The School Changing Sponsor (Transfer) Evaluation Rubric contains the evaluation criteria which provide the framework for the approval of new school applications for sponsorship by ESCLEW.  The criteria used to evaluate applications includes, but is not limited to, the current sponsor relationship, student population, education program, assessment and accountability, academic record, financial information, governance and management structure, and facilities.

New or Replicating School Application for 2017-18 School Year

Sponsorship encompasses a great deal of legal responsibility, and we at the Educational Service Center of Lake Erie West take our responsibilities seriously. At the core, we are dedicated to facilitating high quality education to today’s students. In Ohio, there are significant consequences for poor performance in academics, finance, operations, and governance. If a school does not perform well, it may be closed automatically by law or by the sponsor, and could be subject to civil liability. Therefore, it is extremely important the school founders demonstrate a strong, evidence-based understanding of community school operation before moving forward with the start-up community school process.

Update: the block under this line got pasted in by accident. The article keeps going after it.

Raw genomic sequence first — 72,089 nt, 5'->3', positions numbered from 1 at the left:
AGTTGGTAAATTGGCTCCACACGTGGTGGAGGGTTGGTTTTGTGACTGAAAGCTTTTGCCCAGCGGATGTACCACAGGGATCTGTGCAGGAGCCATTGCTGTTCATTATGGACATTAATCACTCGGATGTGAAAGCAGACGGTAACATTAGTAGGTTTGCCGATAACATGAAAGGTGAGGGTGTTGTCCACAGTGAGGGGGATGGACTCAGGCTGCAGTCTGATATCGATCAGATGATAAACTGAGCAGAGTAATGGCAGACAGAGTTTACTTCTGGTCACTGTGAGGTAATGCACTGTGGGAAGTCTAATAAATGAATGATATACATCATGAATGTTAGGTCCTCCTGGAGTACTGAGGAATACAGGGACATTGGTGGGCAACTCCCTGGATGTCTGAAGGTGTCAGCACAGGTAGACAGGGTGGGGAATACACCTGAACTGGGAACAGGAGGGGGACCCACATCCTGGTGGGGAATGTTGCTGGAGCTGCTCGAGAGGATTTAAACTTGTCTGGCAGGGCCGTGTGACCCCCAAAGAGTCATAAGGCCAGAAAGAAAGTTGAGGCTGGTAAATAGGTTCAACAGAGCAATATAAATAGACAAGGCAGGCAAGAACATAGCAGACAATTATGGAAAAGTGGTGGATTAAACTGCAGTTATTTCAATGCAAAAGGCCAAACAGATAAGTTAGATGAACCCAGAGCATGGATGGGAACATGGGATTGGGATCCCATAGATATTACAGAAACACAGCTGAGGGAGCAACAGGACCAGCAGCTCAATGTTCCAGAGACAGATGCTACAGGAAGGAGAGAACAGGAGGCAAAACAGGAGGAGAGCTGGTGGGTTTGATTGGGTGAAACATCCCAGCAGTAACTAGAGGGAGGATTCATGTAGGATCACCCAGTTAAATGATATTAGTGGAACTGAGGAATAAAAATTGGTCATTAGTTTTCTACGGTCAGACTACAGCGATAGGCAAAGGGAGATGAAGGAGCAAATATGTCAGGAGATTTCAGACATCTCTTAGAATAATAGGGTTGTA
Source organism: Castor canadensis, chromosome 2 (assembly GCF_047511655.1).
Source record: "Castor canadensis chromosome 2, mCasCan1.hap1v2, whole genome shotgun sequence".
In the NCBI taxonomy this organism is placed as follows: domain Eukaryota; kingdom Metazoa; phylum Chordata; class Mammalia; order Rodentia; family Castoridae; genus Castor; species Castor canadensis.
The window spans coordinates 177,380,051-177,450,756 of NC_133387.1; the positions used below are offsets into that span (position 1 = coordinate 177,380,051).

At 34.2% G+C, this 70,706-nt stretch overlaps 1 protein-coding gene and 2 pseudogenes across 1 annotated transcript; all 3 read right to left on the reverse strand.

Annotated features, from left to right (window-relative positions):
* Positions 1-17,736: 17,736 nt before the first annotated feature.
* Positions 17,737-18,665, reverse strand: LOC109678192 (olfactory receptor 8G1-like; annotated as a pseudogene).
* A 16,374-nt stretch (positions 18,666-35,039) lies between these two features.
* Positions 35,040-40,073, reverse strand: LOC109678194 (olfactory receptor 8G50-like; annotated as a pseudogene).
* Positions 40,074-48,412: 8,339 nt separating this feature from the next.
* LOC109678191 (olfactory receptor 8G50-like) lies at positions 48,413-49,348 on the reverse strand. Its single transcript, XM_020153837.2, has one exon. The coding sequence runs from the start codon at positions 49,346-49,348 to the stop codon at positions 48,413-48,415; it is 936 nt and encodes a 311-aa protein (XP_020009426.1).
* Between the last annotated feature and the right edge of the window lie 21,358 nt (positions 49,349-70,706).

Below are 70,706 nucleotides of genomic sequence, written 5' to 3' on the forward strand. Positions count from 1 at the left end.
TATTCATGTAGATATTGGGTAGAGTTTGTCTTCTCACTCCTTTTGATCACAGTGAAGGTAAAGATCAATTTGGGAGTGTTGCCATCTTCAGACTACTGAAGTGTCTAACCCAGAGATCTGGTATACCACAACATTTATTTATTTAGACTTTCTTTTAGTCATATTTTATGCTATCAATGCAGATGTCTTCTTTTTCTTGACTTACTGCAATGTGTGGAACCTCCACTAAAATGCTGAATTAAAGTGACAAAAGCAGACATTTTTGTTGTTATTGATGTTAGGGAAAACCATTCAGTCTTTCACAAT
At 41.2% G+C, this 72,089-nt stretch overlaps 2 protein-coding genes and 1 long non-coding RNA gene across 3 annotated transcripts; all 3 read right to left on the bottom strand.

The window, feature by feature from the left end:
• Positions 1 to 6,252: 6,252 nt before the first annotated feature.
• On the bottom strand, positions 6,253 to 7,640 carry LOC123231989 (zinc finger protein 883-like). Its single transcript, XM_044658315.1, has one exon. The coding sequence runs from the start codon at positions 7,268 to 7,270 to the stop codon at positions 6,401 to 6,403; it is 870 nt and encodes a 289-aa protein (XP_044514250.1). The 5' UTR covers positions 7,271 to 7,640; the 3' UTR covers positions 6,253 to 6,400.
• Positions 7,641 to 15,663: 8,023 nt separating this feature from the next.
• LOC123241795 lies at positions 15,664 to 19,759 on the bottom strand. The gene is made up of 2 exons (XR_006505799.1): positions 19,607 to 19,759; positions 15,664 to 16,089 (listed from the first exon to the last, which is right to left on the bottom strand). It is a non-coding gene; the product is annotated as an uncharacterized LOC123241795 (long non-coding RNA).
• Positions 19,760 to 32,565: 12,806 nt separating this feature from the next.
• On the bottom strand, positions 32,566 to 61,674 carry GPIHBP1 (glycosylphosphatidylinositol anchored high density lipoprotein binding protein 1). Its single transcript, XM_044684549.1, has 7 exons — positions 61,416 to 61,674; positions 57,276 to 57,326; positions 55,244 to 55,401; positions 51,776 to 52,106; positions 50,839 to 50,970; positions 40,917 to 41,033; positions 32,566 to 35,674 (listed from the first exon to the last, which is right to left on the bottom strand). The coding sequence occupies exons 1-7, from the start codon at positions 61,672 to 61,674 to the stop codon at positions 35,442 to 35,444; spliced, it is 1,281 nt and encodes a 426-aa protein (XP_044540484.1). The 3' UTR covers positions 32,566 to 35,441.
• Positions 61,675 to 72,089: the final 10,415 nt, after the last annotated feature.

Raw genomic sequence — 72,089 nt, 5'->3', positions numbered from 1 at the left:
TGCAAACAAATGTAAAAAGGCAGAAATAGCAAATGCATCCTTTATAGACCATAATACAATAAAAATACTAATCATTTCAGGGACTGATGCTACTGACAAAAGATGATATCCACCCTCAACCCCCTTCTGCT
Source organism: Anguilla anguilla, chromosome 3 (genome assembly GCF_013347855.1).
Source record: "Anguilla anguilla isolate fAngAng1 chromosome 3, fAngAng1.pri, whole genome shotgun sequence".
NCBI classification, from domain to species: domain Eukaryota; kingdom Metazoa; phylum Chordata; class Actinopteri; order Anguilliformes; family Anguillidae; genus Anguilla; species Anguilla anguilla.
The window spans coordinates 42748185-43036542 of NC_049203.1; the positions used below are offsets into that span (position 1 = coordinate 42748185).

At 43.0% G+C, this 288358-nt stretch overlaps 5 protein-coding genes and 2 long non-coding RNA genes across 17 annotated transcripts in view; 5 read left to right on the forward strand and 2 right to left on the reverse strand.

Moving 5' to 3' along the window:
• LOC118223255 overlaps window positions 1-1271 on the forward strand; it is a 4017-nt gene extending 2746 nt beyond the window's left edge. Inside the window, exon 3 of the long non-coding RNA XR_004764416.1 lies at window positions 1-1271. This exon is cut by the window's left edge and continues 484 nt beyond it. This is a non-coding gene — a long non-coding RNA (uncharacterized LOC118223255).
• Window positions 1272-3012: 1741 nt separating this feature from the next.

Please answer all questions thoroughly and provide any requested or additional supporting materials. We accept paper applications or electronic submissions. Standard, easily-readable fonts are required with a font size of 11 points or larger.  Both portrait and landscape attachments are acceptable.  Please do not encrypt or password-protect electronic documents, as that may prevent us from opening and processing such attachments.

A governing authority, or board, is a group created upon execution of a contract. The governing authority is made up of at least five individuals who are responsible to make decisions regarding the governance and operation of the school. Community school boards are not elected, and they are usually initially comprised of the people who developed the school. Board meetings are open to the public and subject to Ohio’s Sunshine Laws.